In our Catholic liturgical calendar this is “Gaudete Sunday — the Sunday of Joy. We’re halfway through Advent and the vestment color is Rose, rather than purple, the color of penitence. So, we may see the celebrant wearing rose vestments.
This is supposed to be a joyful time of year but . . . some us don’t see things clearly, or can’t speak up for ourselves or are disabled. Some of us are afraid or disillusioned; confused or depressed; lonely or weak-kneed or just plain in need of an infusion of hope and joy, so . . .
today’s first reading from Isaiah 35:1-6,10 sums up the joyful, hopeful mood of this third Advent Sunday:
The desert and the parched land will exult;
the steppe will rejoice and bloom.
They will bloom with abundant flowers,
and rejoice with joyful song.
The glory of Lebanon will be given to them,
the splendor of Carmel and Sharon;
they will see the glory of the LORD,
the splendor of our God.
Strengthen the hands that are feeble,
make firm the knees that are weak,
say to those whose hearts are frightened:
Be strong, fear not!
Here is your God,
he comes with vindication;
with divine recompense
he comes to save you.
Then will the eyes of the blind be opened,
the ears of the deaf be cleared;
then will the lame leap like a stag,
then the tongue of the mute will sing.
Those whom the LORD has ransomed will return
and enter Zion singing,
crowned with everlasting joy;
they will meet with joy and gladness,
sorrow and mourning will flee.
And in last Sunday’s gospel, we found John the Baptist preaching and baptizing along the Jordan River to great crowds of people. But in today’s gospel, however, we find him in prison.
Our Presbyterian scripture scholar William Barclay commented that John’s career ended in disaster. It wasn’t John’s habit to soften the truth. Herod Antipas had paid a visit to his brother in Rome and seduced his brother’s wife. He came home again, dismissed his own wife, and married the sister-in-law Herodias whom he lured away from her husband. Publicly and sternly, John rebuked Herod. Consequently, John was thrown into the dungeons of the fortress of Machaerus in the mountains near the Dead Sea.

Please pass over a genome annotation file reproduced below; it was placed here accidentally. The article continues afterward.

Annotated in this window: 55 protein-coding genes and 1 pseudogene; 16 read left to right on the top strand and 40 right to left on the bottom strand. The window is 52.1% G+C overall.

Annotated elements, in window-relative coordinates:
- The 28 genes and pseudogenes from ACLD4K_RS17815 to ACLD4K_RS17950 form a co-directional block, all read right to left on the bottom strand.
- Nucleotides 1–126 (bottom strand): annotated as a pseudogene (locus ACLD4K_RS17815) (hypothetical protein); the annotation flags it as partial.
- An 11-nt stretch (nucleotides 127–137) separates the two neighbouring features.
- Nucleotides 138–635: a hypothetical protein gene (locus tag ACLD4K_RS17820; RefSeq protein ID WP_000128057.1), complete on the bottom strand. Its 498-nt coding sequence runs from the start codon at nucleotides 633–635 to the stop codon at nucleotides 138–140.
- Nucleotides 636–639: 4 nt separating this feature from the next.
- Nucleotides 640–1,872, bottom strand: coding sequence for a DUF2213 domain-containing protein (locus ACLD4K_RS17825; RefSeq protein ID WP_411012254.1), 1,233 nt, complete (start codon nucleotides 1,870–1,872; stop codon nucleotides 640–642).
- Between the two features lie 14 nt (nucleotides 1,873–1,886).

For a man who lived in the wild open spaces with the sky above and the wind blowing through his hair, this was surely agony. So he may have had some doubts, and sent some of his disciples to Jesus to ask . . . .
Are you he who is to come, or shall we look for another?
Jesus said to them in reply,
Go and tell John what you see: the blind regain their sight, the lame walk, lepers are cleansed, the deaf hear [ . . .] and the poor have the good news preached to them.
John’s joy was to witness the unfolding of God’s plan of salvation and to play his assigned role within it. The way of fidelity to God and cooperation with God’s gift of himself to the world often leads through the dungeons of human injustice and cruelty . . . . John always acted with every fiber of his being oriented to serving a greater good than himself. John’s humility took the form of an ability to wait without end for God to act. Hence, he sent a message to Jesus to ask him what he should do.
And you probably know how John’s story ended: Herodias hated John, even though Herod wanted him alive. She kept looking for a way to get rid of him. The time finally came at a birthday party for the ruler at which her daughter danced so much to Herod’s delight that he promised her“half of his kingdom.” And Herodias got her daughter to demand Herod John’s head on a platter in front of his guests (Mt. 14) .
The world is filled with despots, even today. St. Paul exhorts us in the second reading today to be patient. (I suppose that means, even with the despots!) We should take heart in the wonderful message of Isaiah:
“Be strong, fear not!” Do you hear the echoes of Saint John Paul II who was always exhorting people all over the world not to be afraid!
Dear Heavenly Father,
the despots of our world will not win.
Your Son has already brought us the victory!
We are not afraid!
The hands of the feeble will become strong,
the knees of the weak will become firm.
The eyes of the blind will be opened!
The ears of the deaf will be cleared!
The tongues of the silenced will be loosened!
The desert and the parched land will exult!
The rivers will run fresh and clear again!
The forests will be free for wildlife again!
The oceans will be free for whales and fishes again!
Here is your God, he comes with divine recompense to save you.
We will see the glory of the Lord, the splendor of our God!
This we ask as we ask all things, through Jesus Christ our Lord. Amen.
Before you go, Here’s a song that follows the Scripture texts for today. Click here. Be sure to turn up your speakers and enter full screen.
And here are all the of the Readings for today’s Mass, if you’d like those as well. Click here.
William Barclay / The Daily Study Bible Series / The Gospel of Matthew – Volume 2 / Revised Edition The Westminster Press / Philadelphia Pa 1975